Can UK agriculture really meet ambitious net zero emissions?

A beautiful woods

By Heather Webb

The NFU’s commitment to helping UK agriculture hit net zero emissions ten years faster than the  government’s 2050 goal was yet another sign that farmers have to get a handle on understanding and managing their environmental footprint.

Given how regularly farming comes under fire for the amount of greenhouse gases it produces, you might think the industry has been given a target it has no chance of reaching.

But with careful planning and management, there are a variety of ways farm businesses can make strides in lowering emissions and being part of the net zero economy.

Understanding the truth behind the data

The first step has to be in learning to measure, monitor and interpret what is happening on each farm – but how do we do that?

At the Sustainable Food Trust’s 2019 conference, there was lots of discussion about the need for accurate metrics if we’re really going to understand and get to grips with agriculture’s contribution to UK greenhouse gas emissions.

In his talk, Professor Michael Lee from Bristol University said the complexity of sustainable agriculture means there needs to be multiple measurements, as using a single one will present a skewed view.

Traditional methods of measuring the carbon dioxide equivalent (the standard unit for measuring carbon footprints) of a kilogram of beef don’t take into account the nutritional value of meat, while measuring carbon footprints tell us noting about which farming systems are the most effective at predicting nutritious food.

The solution for Prof Lee has been to create a new way to measure GHGs in beef production which incorporates Recommended Dietary Intakes (RDI) into the emissions metric.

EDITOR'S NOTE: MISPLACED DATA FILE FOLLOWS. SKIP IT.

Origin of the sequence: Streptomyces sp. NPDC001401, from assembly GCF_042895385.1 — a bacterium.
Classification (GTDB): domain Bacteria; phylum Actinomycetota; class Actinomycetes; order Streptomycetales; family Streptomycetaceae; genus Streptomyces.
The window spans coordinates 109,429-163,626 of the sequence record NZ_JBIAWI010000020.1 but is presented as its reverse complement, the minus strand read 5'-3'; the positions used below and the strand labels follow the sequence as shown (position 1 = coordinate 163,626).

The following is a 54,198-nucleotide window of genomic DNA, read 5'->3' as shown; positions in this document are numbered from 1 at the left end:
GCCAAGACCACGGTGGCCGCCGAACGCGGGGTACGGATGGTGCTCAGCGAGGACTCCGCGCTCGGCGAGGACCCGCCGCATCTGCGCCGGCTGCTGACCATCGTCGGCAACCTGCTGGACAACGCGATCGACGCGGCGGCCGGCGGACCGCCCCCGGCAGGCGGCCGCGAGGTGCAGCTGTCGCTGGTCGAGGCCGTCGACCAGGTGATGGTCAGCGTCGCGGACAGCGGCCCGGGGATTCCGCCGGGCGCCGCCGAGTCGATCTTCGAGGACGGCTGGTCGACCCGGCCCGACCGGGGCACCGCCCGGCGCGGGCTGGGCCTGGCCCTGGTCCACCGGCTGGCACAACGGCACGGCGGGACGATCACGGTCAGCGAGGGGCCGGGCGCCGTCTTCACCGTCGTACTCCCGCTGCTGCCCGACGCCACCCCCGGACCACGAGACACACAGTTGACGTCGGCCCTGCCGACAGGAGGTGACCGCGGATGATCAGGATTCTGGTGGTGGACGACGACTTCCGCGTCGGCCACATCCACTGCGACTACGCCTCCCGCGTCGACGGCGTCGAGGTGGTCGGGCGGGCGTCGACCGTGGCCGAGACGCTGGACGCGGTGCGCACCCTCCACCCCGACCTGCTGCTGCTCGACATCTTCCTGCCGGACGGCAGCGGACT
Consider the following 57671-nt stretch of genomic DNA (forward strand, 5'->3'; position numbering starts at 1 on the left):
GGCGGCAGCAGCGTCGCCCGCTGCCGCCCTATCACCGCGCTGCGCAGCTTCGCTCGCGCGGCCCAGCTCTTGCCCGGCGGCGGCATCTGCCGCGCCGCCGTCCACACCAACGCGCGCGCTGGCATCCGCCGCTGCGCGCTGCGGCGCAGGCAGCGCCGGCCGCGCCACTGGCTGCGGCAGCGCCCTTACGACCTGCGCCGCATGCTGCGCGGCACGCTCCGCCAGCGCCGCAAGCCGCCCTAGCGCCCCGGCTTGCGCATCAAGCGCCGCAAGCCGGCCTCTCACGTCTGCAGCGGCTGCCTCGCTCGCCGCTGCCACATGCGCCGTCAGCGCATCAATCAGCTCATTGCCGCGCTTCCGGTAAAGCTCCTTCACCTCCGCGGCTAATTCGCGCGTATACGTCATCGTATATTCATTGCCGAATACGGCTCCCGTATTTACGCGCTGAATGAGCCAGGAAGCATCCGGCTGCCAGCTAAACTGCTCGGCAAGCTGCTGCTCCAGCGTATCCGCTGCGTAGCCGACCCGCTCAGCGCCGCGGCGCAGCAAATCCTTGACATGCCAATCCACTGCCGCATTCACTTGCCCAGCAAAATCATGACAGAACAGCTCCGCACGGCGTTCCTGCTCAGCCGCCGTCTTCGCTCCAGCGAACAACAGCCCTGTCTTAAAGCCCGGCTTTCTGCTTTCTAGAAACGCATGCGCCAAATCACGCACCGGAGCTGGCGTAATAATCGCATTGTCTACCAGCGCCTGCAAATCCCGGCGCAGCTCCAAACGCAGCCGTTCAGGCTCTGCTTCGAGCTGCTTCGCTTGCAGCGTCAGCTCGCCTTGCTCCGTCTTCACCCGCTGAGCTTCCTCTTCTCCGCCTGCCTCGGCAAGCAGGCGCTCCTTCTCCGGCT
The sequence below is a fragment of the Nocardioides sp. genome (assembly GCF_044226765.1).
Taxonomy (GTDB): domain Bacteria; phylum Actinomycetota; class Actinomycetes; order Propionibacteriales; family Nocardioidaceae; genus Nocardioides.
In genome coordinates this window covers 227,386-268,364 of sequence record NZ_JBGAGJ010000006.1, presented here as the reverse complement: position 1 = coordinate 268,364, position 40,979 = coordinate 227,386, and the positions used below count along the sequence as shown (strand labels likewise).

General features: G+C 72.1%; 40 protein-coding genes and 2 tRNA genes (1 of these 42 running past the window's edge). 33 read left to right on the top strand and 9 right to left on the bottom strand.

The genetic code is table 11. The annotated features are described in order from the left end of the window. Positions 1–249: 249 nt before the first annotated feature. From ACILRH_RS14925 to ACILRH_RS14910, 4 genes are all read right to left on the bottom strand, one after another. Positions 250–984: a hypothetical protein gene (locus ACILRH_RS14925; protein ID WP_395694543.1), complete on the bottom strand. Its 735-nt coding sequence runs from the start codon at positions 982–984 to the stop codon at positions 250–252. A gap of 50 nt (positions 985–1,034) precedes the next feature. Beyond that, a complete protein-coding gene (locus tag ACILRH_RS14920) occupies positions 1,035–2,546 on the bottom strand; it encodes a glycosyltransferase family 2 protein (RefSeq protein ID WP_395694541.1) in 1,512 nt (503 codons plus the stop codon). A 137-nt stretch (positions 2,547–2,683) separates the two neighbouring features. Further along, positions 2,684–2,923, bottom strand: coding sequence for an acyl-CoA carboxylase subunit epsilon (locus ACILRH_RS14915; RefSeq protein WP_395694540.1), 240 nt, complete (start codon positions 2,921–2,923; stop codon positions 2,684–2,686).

By using RDIs, the metric recognises beef’s high nutritional value and concentration of much-needed vitamins and minerals compared to other foods which — on the surface — have a lower carbon footprint.

Measure, monitor, and react

Another important theme from the conference was the need to measure and monitor.

In the first instance, farmers and land managers should measure emission profiles and set baselines in order to establish targets and plan for improvements. If this seems like a daunting task, then it’s worth seeking professional advice to set you on the right track — Promar has its own fully-accredited carbon accounting tool that can help.

Once a baseline’s been set, then it’s vital to continue to take measurements to understand what impact any changes are having, and to assess performance.

When measurements are being taken, it’s important remember to take into account all areas of the farm. As Dieter Helm of the National Capital Committee pointed out in his talk, soils and woodlands are often data gaps on farms’ balance sheets, and those natural assets needed to be valued in financial terms.

Putting all of this into practice, the conference’s host farm, Fir Farm, showed how they are measuring and monitoring emissions across their 700 acre organic mixed livestock enterprise in order to become net carbon neutral.

Through carbon footprinting, estate manager Donald Bennett and his team measures the farm’s total carbon dioxide equivalent emissions to be 544 tonnes a year, with emissions coming from electricity use, manure management, methane from enteric fermentation of livestock, and fuel use.

However thanks to woodland creation, implementing a grazing regime which encourages soil biology and soil organic carbon, and by investing in renewable energy, 472 tonnes of carbon dioxide equivalent are sequestered on the farm annually.

And with measures to convert to organic production, replace oil burners and switch from red diesel to altnernative fuels set to reduce those emissions even further, the farm is living proof that reaching the NFU’s targets is possible.

– If you want to find out more about Promar’s fully-accredited carbon accounting tool and want help assessing your business’ emissions profile, contact Heather Webb